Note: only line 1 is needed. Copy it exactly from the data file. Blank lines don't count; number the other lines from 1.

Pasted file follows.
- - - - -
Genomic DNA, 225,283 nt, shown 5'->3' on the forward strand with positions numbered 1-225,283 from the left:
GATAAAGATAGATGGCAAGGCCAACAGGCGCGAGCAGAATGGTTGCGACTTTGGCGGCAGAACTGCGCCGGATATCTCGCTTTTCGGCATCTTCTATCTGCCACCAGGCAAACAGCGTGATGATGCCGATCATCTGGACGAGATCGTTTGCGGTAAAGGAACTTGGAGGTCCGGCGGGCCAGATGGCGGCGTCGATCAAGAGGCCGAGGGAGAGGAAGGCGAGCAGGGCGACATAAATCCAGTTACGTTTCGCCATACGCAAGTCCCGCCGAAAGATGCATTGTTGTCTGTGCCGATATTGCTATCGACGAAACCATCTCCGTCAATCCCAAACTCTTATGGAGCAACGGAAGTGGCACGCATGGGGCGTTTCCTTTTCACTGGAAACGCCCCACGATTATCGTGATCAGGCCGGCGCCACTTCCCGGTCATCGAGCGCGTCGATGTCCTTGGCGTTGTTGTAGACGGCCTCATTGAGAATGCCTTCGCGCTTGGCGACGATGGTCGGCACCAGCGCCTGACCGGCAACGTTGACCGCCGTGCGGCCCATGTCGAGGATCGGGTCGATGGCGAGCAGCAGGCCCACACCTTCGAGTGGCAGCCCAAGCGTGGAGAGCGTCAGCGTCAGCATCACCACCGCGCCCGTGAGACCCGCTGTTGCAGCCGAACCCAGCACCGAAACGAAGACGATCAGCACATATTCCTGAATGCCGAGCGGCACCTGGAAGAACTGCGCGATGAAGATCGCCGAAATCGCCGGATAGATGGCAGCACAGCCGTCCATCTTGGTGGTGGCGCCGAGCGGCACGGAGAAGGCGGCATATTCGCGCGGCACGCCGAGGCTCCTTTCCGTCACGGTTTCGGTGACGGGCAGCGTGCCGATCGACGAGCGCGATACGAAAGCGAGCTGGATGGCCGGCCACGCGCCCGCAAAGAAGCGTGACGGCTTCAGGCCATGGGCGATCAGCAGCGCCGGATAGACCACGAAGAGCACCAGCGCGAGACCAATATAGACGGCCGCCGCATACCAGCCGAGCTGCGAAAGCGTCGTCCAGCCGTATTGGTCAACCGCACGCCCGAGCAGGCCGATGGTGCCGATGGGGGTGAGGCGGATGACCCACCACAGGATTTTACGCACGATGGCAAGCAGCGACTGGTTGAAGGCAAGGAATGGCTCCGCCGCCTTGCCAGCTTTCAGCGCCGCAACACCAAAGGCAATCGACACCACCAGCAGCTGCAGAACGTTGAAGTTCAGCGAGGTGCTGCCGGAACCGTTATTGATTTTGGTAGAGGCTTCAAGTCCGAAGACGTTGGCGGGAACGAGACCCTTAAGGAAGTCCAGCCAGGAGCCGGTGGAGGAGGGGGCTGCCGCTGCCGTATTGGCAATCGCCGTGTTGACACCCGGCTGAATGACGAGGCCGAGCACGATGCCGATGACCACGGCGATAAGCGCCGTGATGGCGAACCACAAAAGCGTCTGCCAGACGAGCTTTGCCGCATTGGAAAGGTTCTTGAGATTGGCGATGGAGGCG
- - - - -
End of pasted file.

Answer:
Genomic DNA, 225,283 nt, shown 5'->3' on the forward strand with positions numbered 1-225,283 from the left: